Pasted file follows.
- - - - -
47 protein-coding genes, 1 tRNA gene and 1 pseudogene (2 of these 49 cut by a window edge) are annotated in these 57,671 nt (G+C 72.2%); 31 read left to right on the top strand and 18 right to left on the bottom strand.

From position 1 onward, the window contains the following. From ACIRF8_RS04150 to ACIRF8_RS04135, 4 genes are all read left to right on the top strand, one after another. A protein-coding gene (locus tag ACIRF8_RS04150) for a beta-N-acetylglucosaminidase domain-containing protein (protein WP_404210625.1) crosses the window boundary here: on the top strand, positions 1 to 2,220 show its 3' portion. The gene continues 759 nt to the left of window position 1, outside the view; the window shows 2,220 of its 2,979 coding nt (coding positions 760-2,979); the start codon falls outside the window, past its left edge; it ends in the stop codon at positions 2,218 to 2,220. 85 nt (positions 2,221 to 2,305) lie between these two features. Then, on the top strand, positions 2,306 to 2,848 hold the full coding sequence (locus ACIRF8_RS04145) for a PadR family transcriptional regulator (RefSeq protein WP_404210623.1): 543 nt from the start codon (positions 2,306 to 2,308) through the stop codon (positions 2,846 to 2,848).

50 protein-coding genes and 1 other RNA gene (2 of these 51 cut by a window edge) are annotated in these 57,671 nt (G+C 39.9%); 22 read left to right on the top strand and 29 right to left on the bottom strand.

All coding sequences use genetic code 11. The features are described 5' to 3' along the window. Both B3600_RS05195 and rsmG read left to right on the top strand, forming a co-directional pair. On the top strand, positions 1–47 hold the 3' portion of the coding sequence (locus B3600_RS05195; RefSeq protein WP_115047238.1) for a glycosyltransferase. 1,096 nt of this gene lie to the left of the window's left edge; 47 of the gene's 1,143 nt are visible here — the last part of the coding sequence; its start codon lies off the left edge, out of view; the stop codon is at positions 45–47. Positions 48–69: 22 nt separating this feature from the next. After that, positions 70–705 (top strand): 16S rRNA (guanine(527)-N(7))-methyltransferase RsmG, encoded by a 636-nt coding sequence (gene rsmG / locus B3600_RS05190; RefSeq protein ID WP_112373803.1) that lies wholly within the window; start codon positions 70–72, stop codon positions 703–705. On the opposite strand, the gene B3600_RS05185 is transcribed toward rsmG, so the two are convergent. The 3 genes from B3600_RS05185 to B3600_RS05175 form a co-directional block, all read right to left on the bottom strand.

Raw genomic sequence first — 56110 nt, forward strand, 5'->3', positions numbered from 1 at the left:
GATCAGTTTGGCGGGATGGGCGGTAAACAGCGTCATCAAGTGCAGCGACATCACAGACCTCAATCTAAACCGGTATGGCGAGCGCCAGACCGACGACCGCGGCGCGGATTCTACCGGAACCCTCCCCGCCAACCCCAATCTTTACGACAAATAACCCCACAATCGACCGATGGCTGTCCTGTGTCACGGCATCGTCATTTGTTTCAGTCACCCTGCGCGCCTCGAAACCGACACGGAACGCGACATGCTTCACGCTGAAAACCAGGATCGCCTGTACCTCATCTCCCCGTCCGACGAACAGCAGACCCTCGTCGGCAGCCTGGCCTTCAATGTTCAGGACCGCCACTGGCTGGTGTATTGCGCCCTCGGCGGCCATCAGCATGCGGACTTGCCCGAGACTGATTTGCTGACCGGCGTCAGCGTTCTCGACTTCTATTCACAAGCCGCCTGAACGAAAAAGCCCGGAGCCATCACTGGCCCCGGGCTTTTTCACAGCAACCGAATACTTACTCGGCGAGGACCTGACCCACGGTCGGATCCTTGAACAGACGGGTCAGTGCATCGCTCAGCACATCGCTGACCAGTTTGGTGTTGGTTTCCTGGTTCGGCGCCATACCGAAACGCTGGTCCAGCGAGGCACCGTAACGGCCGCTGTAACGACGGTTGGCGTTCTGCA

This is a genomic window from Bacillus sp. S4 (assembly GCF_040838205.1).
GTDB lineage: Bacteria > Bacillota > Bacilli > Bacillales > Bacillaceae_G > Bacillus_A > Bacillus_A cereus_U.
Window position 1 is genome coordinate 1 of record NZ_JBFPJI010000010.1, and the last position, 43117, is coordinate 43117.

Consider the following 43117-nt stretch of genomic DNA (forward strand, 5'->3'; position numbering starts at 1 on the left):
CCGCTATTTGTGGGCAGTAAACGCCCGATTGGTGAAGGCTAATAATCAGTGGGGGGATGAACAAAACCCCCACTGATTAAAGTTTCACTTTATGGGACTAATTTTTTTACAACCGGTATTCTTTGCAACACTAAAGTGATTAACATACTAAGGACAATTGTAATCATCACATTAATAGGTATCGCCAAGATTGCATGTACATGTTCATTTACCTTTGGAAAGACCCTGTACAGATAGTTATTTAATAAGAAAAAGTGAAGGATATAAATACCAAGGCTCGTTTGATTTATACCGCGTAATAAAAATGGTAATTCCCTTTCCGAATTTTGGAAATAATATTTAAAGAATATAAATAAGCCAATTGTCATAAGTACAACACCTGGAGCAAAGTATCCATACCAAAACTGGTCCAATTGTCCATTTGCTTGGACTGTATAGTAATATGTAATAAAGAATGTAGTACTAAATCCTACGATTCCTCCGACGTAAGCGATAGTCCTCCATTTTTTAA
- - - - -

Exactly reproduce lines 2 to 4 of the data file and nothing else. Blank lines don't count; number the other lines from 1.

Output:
From position 1 onward, the window contains the following. From ACIRF8_RS04150 to ACIRF8_RS04135, 4 genes are all read left to right on the top strand, one after another. A protein-coding gene (locus tag ACIRF8_RS04150) for a beta-N-acetylglucosaminidase domain-containing protein (protein WP_404210625.1) crosses the window boundary here: on the top strand, positions 1 to 2,220 show its 3' portion. The gene continues 759 nt to the left of window position 1, outside the view; the window shows 2,220 of its 2,979 coding nt (coding positions 760-2,979); the start codon falls outside the window, past its left edge; it ends in the stop codon at positions 2,218 to 2,220. 85 nt (positions 2,221 to 2,305) lie between these two features. Then, on the top strand, positions 2,306 to 2,848 hold the full coding sequence (locus ACIRF8_RS04145) for a PadR family transcriptional regulator (RefSeq protein WP_404210623.1): 543 nt from the start codon (positions 2,306 to 2,308) through the stop codon (positions 2,846 to 2,848).

50 protein-coding genes and 1 other RNA gene (2 of these 51 cut by a window edge) are annotated in these 57,671 nt (G+C 39.9%); 22 read left to right on the top strand and 29 right to left on the bottom strand.

All coding sequences use genetic code 11. The features are described 5' to 3' along the window. Both B3600_RS05195 and rsmG read left to right on the top strand, forming a co-directional pair. On the top strand, positions 1–47 hold the 3' portion of the coding sequence (locus B3600_RS05195; RefSeq protein WP_115047238.1) for a glycosyltransferase. 1,096 nt of this gene lie to the left of the window's left edge; 47 of the gene's 1,143 nt are visible here — the last part of the coding sequence; its start codon lies off the left edge, out of view; the stop codon is at positions 45–47. Positions 48–69: 22 nt separating this feature from the next. After that, positions 70–705 (top strand): 16S rRNA (guanine(527)-N(7))-methyltransferase RsmG, encoded by a 636-nt coding sequence (gene rsmG / locus B3600_RS05190; RefSeq protein ID WP_112373803.1) that lies wholly within the window; start codon positions 70–72, stop codon positions 703–705. On the opposite strand, the gene B3600_RS05185 is transcribed toward rsmG, so the two are convergent. The 3 genes from B3600_RS05185 to B3600_RS05175 form a co-directional block, all read right to left on the bottom strand.